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Kazakhstan

If you’re travelling to Kazakhstan, our travel advice and updates give you practical tips and useful information.

Get travel and medical insurance

Before travelling, the Department strongly recommends that you obtain comprehensive travel insurance which will cover all overseas medical costs, including medical repatriation/evacuation, repatriation of remains and legal costs. You should check any exclusions and, in particular, that your policy covers you for the activities you want to undertake.

Overview

Security status

We advise you to exercise a high degree of caution.

Emergency Assistance

Because there is no Irish Embassy or Consulate in Kazakhstan, we're limited in the help we can offer you in an emergency. However, if you need assistance, you can contact the Irish Embassy in Moscow.

We suggest you learn as much as you can about Kazakhstan before your trip from travel agents, tour operators and guide books. The best help is often close at hand so if you have problems when you're in Kazakhstan, try talking to your local contacts, tour operator representative or hotel management.

The number for local emergency services in Kazakhstan is 103.

Other EU embassies

You can contact the Embassies and Consulates of other EU countries represented in Kazakhstan for emergency consular assistance, advice and support.

Our tips for safe travels

  • Purchase comprehensive travel insurance which covers all your intended activities
  • Add an alert for your destination within the Travelwise App.
  • Register your details with us so that we can contact you quickly in an emergency, such as a natural disaster or a family emergency
  • Follow us on twitter @dfatravelwise for the latest travel updates
  • Read our Topical ‘Know Before You Go’ guide

 

Safety and security

Unrest

Foreign nationals can travel to most places in Kazakhstan, but if you want to travel to any ‘closed territories’ or secure areas, you’ll need advance permission from the relevant authorities. Some military/restricted areas are not clearly marked so be careful when you’re travelling away from normal routes.

Public demonstrations are only permitted when authorised, so rarely take place. You should avoid any demonstrations or political gatherings. If you become aware of any nearby violence you should leave the area immediately.

Terrorism

Although the threat from terrorism in Kazakhstan is low, there is still a global risk of indiscriminate terrorist attacks, which could be against civilian targets, including places frequented by tourists and expatriates. 

Crime

There have been a number of violent attacks and muggings on the expatriate community in Atyrau and Aktau in western Kazakhstan, and in Astana and Almaty. Attacks have largely taken place at night, in and around local nightclubs and bars or when arriving at home late at night, as the majority of apartment buildings have dark stairwells and no lifts. Avoid walking alone and where possible pre-arrange transport.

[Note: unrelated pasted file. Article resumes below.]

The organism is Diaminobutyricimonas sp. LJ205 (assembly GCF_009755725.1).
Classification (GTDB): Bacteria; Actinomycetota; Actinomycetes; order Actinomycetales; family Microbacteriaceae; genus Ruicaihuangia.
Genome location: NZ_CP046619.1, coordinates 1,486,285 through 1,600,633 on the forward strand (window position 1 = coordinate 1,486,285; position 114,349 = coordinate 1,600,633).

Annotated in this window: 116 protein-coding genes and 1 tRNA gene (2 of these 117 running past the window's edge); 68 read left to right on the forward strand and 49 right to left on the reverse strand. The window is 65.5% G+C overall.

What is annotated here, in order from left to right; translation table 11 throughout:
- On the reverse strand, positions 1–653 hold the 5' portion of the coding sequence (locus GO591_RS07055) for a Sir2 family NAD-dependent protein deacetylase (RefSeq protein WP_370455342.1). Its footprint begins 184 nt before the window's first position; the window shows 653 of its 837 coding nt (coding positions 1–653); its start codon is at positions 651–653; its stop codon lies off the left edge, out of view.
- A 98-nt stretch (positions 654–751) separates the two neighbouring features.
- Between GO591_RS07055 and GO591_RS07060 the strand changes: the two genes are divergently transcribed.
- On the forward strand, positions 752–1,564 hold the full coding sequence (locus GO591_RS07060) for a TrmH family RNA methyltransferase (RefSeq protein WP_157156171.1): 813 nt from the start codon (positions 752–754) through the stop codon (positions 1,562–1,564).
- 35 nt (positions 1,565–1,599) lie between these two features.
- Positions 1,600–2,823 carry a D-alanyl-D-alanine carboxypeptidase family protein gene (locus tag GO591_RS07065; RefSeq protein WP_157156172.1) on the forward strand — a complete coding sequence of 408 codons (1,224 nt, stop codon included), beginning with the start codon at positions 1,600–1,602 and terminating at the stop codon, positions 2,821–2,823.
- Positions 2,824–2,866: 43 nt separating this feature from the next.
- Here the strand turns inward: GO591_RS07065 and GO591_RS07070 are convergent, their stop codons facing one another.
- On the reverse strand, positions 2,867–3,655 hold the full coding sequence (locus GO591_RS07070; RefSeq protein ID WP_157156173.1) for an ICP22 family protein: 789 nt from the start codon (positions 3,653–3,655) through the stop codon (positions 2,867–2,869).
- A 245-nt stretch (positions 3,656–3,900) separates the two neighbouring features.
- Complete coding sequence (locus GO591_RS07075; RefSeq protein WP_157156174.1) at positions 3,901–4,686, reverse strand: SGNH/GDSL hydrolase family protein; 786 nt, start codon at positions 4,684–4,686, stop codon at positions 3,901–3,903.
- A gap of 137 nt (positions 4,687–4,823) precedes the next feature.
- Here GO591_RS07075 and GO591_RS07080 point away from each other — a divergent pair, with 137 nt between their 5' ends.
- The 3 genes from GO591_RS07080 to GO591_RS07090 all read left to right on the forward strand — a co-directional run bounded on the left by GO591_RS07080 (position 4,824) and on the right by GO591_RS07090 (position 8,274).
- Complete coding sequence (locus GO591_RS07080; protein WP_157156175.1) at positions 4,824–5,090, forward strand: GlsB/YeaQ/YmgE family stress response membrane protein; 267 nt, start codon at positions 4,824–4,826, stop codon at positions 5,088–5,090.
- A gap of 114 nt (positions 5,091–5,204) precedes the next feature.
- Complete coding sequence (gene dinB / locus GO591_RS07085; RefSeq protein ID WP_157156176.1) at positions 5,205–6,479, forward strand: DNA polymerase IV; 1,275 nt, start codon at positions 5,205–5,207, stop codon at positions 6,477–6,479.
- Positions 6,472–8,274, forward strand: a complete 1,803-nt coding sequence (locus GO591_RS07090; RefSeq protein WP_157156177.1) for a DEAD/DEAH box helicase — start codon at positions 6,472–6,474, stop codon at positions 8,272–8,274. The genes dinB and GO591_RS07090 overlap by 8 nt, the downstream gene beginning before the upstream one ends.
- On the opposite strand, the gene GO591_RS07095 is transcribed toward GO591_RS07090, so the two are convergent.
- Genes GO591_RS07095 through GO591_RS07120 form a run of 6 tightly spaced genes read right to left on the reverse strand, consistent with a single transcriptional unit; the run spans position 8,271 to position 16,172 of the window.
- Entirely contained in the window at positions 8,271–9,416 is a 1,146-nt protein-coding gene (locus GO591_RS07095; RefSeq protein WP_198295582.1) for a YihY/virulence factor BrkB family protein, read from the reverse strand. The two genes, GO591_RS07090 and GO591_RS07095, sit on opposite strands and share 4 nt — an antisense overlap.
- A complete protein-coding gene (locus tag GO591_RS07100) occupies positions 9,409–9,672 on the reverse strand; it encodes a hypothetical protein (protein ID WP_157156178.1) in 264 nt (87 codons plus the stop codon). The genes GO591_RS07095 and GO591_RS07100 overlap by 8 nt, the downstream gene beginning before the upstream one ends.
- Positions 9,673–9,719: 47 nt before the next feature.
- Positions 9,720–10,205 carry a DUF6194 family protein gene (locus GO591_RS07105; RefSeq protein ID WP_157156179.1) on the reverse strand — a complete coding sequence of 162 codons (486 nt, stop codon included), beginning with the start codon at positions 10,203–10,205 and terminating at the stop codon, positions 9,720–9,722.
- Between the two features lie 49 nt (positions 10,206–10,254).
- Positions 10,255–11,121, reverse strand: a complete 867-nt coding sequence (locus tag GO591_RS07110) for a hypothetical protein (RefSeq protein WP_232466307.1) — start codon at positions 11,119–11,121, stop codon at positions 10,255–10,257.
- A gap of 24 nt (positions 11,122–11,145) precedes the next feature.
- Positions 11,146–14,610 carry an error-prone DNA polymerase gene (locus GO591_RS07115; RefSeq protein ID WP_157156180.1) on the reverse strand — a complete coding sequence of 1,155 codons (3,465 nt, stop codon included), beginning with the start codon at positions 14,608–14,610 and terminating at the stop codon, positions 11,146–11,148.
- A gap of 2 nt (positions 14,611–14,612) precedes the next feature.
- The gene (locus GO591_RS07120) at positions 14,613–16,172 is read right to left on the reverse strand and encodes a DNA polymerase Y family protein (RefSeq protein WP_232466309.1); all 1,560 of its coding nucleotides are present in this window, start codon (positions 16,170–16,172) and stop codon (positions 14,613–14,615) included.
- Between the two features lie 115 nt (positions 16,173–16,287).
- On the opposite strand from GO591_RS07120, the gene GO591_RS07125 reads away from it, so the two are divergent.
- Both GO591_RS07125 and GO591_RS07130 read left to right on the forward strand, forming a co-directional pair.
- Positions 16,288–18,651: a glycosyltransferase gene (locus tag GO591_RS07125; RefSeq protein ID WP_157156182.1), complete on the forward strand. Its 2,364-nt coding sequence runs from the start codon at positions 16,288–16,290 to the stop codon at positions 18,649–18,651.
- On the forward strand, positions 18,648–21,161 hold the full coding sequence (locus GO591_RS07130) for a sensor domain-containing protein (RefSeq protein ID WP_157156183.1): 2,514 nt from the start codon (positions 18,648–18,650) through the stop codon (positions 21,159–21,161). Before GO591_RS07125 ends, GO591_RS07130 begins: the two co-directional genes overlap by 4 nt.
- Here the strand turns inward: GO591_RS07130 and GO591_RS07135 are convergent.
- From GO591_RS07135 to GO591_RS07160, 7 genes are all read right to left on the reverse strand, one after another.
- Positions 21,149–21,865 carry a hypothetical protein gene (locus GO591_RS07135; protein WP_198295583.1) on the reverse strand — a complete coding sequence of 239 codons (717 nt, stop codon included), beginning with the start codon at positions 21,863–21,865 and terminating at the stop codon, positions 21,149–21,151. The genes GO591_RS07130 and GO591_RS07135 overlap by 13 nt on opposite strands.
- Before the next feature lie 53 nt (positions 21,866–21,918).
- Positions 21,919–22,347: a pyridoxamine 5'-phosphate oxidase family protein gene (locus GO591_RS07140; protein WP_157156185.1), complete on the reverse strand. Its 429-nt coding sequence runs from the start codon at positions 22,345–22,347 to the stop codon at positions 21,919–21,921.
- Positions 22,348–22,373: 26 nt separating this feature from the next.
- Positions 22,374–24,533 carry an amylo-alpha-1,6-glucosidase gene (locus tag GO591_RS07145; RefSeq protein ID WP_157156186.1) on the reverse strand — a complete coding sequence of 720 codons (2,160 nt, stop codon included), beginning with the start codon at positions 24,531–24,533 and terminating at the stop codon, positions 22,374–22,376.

You should take sensible precautions to protect yourself from crime while in Kazakhstan: 

  • Don’t carry your credit card, travel tickets and money together - leave spare cash and valuables in a safe place
  • You must carry your passport with you at all times in case you are asked by the police for identification. Keep your passport in a safe place at all times
  • As in many major cities, you should be careful of petty crime in Astana, Kazakhstan’s capital city. This includes theft from vehicles waiting at traffic lights or parked cars and the copying of cash or credit cards at fraudulent ATM machines.
  • Robberies have taken place on trains, so always lock railway compartments on overnight trains. 
  • Be wary of accepting food and drink from strangers in bars, nightclubs and restaurants. Some visitors have been drugged and subsequently robbed.

Lost or stolen passports

If you lose your passport, report this immediately to the police and get confirmation of the loss in writing. You’ll need this report when applying for an emergency passport from the Irish Embassy in Moscow.

The Embassy can accept applications for new passports, which may take between four and six weeks to be processed in Dublin, but it can’t issue new full passports.

Reporting crime

If you’re a victim of a crime while in Kazakhstan, report it to the local police immediately. And you can contact us at the Irish Embassy in Moscow if you need help.

Driving

If you’re planning to drive in Kazakhstan, you should exercise caution and bring your international driving licence and make sure you have adequate and appropriate insurance

Hiring a vehicle

If you’re hiring a vehicle, we advise you not to hand over your passport as a form of security. If you’re allowing your passport to be photocopied, keep it in your sight at all times.